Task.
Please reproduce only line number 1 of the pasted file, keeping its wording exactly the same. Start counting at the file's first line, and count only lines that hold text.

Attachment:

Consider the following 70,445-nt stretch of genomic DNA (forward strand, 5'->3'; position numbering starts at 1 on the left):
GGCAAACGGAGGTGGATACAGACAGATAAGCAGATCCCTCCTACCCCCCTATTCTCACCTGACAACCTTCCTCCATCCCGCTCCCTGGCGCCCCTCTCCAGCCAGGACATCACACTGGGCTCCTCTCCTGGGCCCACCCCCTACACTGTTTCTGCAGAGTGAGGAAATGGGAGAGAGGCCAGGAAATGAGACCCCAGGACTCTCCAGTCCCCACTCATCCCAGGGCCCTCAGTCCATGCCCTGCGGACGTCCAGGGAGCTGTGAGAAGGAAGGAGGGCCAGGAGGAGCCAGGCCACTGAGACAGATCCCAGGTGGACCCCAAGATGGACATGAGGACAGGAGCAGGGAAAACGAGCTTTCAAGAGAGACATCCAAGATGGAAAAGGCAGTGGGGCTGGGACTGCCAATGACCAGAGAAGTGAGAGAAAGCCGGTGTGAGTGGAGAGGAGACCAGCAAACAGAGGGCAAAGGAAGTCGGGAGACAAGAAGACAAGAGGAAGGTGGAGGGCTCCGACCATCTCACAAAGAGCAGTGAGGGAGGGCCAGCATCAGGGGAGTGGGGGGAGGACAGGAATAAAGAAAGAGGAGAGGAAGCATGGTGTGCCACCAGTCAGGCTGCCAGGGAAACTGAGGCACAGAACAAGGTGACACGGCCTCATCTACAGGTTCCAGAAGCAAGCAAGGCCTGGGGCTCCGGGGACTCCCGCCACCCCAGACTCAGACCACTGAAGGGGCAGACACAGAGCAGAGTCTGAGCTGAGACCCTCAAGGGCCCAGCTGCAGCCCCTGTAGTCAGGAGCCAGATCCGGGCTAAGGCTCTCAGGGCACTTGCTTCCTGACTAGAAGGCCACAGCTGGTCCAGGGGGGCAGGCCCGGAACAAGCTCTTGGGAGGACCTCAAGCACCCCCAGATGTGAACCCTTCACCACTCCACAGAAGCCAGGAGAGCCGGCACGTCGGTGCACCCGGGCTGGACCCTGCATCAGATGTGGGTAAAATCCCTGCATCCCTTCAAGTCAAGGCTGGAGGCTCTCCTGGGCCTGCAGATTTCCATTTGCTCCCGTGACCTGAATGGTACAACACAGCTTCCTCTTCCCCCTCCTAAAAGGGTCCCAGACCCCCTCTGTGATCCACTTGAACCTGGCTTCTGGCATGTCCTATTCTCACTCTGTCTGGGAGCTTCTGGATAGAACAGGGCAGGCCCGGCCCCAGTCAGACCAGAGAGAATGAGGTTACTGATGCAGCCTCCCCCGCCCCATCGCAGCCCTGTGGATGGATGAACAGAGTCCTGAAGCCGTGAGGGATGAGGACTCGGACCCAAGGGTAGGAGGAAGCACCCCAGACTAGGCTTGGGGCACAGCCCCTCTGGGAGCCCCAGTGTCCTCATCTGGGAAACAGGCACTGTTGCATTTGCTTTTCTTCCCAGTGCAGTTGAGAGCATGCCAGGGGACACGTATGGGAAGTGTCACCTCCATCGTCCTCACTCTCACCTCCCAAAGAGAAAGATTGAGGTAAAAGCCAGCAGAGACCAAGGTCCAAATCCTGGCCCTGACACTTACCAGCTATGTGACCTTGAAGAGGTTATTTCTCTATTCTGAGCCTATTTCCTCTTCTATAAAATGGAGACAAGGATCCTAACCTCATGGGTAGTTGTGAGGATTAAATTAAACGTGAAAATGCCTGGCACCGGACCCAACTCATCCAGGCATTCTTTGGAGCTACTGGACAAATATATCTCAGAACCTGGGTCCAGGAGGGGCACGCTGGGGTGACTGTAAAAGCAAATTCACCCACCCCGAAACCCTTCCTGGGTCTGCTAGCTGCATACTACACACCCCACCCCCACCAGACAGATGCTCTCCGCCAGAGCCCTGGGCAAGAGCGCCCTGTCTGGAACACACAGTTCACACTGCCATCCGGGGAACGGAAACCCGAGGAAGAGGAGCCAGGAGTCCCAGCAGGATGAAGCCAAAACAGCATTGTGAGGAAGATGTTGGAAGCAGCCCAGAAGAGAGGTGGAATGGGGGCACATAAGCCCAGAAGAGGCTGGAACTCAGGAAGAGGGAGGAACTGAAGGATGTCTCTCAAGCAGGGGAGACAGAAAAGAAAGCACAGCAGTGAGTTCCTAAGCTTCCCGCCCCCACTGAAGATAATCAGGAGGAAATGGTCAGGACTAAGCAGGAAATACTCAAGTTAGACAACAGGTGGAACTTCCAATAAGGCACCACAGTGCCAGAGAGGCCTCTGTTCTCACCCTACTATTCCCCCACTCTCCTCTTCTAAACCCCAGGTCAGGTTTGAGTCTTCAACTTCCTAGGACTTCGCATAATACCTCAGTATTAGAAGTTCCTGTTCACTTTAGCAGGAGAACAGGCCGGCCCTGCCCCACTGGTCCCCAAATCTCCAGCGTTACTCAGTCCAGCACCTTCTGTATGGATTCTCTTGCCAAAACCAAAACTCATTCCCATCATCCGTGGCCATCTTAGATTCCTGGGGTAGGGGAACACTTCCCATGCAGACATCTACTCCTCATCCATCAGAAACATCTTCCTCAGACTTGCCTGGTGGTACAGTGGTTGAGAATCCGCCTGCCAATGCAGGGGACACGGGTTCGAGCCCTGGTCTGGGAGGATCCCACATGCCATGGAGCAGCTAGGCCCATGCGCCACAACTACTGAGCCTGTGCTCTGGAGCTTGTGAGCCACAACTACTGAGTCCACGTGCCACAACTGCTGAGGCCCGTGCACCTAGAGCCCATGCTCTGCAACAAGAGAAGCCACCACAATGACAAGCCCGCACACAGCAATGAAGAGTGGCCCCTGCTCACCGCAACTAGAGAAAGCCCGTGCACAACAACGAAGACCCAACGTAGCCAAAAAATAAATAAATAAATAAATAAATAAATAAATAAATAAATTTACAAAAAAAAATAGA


Consider the following 70,445-nt stretch of genomic DNA (forward strand, 5'->3'; position numbering starts at 1 on the left):